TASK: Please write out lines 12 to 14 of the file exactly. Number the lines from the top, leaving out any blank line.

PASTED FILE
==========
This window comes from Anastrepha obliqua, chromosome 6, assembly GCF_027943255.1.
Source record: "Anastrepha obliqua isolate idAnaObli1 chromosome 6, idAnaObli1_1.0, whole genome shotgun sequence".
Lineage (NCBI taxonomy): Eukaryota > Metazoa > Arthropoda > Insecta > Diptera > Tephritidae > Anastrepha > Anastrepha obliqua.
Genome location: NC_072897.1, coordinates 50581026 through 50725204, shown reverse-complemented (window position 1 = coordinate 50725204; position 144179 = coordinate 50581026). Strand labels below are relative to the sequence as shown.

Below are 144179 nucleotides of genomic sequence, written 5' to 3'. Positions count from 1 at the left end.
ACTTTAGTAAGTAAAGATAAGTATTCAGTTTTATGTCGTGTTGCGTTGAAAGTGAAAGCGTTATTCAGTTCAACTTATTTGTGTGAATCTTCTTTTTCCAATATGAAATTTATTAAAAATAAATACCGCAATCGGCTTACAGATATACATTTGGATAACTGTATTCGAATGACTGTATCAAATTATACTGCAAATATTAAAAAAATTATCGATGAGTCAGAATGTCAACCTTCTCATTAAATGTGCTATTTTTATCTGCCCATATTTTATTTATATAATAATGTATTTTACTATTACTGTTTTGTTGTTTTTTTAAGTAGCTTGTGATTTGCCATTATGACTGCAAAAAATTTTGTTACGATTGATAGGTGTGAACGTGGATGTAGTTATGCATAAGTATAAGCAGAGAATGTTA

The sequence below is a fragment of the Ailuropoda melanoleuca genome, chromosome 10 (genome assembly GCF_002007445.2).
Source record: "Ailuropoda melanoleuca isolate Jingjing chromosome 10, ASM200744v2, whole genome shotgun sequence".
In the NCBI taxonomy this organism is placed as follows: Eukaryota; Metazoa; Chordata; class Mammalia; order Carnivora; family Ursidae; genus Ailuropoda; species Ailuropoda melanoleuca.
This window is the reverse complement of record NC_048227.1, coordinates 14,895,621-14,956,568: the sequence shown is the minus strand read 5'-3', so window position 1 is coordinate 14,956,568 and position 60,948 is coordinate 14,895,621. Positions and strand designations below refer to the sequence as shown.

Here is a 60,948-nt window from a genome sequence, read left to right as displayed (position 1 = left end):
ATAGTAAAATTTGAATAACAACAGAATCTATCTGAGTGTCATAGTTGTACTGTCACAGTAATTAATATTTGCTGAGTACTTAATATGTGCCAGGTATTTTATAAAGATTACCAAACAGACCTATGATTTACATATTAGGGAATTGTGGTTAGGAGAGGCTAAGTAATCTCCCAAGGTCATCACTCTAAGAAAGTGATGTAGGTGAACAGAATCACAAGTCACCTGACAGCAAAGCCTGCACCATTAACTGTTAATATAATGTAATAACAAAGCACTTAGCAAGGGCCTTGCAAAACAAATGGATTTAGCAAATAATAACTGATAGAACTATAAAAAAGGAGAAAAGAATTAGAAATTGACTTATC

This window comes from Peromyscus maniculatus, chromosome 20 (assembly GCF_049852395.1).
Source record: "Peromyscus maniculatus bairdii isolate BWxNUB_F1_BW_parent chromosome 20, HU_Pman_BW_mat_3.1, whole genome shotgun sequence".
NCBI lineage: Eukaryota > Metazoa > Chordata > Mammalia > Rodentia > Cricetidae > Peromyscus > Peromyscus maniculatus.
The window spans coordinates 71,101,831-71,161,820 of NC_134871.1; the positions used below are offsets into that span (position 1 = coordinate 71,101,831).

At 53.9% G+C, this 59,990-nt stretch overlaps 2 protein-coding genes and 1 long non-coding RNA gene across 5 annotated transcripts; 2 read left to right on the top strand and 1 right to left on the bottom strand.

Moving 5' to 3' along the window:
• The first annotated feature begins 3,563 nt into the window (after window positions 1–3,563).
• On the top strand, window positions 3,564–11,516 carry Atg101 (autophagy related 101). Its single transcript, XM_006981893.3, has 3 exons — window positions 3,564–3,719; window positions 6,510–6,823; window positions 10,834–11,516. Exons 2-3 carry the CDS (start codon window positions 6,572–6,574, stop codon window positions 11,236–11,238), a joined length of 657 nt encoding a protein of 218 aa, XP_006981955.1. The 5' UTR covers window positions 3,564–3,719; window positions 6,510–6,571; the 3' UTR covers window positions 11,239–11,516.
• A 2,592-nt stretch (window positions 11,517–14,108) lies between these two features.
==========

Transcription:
ATAGTAAAATTTGAATAACAACAGAATCTATCTGAGTGTCATAGTTGTACTGTCACAGTAATTAATATTTGCTGAGTACTTAATATGTGCCAGGTATTTTATAAAGATTACCAAACAGACCTATGATTTACATATTAGGGAATTGTGGTTAGGAGAGGCTAAGTAATCTCCCAAGGTCATCACTCTAAGAAAGTGATGTAGGTGAACAGAATCACAAGTCACCTGACAGCAAAGCCTGCACCATTAACTGTTAATATAATGTAATAACAAAGCACTTAGCAAGGGCCTTGCAAAACAAATGGATTTAGCAAATAATAACTGATAGAACTATAAAAAAGGAGAAAAGAATTAGAAATTGACTTATC

This window comes from Peromyscus maniculatus, chromosome 20 (assembly GCF_049852395.1).
Source record: "Peromyscus maniculatus bairdii isolate BWxNUB_F1_BW_parent chromosome 20, HU_Pman_BW_mat_3.1, whole genome shotgun sequence".